The last post covered the work we did in June of 2018 to replace the glass in three of the courtyard lights. We held off replacing the side glass in the remaining two until we could sort out a better way to seal them.
On the first of February 2019 we had a small storm with moderately strong winds.
We had a work crew scheduled that next morning to help finish some cleanup, and when they rolled in they remarked on the fact that one of the courtyard lights had toppled over. Needless to say we were pretty upset to discover this:
Thankfully only one of the two lights at the boundary of the courtyard and driveway was toppled, but such a catastrophe made us worry for the other lights. Just a few months earlier we thought we had “fixed” three of them.
The bright side of this was that none of the glass in the top portion of the lantern shattered and while the plastic bottom inserts got blown about, the lantern itself was mostly undamaged.
So we moved things to safety and assessed the damage. The base of the column sustained some damage, and the source of the collapse soon became apparent. The steel rods that had been the central support for the structure had rusted through and with the gusty storms we have here, it was only a mater of time.
I waited until spring arrived and then started the process of not only getting the toppled light back up, but also insuring the other four were revamped to prevent something similar happening to them. I called F & F Steel, the same mob who had fabricated and installed the absolutely wonderful new ladders that are attached to the sides of the great room and studio building. They were pretty backed up with big projects and recommended a smaller shop, so I had said shop send a guy out to take a look at things. Then I waited…and waited. The guy ignored my many calls and messages asking for the quote to be sent to me, so we could review the scope of work they were prepared to complete. I ended up calling F & F back, and apparently since we’re not terrible people to work for, Carlos, their lead foreman type, came out to see what was going on in person and make some suggestions.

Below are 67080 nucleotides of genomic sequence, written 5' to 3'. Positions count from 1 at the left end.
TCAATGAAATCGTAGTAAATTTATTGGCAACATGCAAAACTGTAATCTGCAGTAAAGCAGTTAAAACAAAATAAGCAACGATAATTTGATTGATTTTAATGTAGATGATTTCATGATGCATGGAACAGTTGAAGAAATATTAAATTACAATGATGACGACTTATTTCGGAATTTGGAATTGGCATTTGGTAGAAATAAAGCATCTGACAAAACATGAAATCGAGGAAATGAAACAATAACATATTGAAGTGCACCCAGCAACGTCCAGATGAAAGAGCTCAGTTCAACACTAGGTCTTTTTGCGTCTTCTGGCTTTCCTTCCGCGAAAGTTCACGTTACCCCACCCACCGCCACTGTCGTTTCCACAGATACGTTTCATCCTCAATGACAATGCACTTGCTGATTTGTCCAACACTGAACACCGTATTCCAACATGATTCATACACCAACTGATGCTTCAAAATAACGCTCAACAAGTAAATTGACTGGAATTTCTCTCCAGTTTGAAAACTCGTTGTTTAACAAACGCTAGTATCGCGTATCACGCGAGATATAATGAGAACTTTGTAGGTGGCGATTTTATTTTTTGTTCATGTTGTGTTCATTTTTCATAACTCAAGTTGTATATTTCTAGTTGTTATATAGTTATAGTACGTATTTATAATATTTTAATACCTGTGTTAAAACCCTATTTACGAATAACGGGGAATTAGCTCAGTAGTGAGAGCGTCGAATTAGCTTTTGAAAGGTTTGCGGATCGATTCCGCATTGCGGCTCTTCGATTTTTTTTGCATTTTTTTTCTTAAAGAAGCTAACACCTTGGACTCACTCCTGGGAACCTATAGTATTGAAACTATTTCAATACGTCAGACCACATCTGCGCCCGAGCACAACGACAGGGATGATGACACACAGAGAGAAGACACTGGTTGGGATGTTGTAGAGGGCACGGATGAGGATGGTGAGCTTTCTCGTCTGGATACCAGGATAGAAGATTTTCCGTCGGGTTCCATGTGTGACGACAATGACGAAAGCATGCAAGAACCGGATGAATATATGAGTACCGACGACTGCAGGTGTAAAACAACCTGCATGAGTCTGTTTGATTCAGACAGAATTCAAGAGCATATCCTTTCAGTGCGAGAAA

Carlos ended up suggesting one of their steel guys come out on a weekend to handle the project on a time and materials basis, and so I gave F & F the go-ahead to order new rods and we waited for those to be ready.
Finally in mid September of last year, everything was in place, so I called in an to United and we purchased our very own a man lift. Amusingly enough at that time we also had a rental scissor lift on site due to another project, so when Ysrael from F & F arrived one Sunday morning, he was spoiled for choice.
It didn’t take Ysreal very long to get all five lights sorted. He replaced all the rods and cleaned up the majority of rust on the bases. Using the lifts to pull the columns up and out of the way made the job pretty easy.
It’s a good thing we did this project: several of the lights would certainly have suffered a similar fate to the one that toppled. That would have made us very very sad.
Our project for this spring/summer is to finish some clean up on all five by replacing the light sockets and sealing the lanterns a bit better against the elements.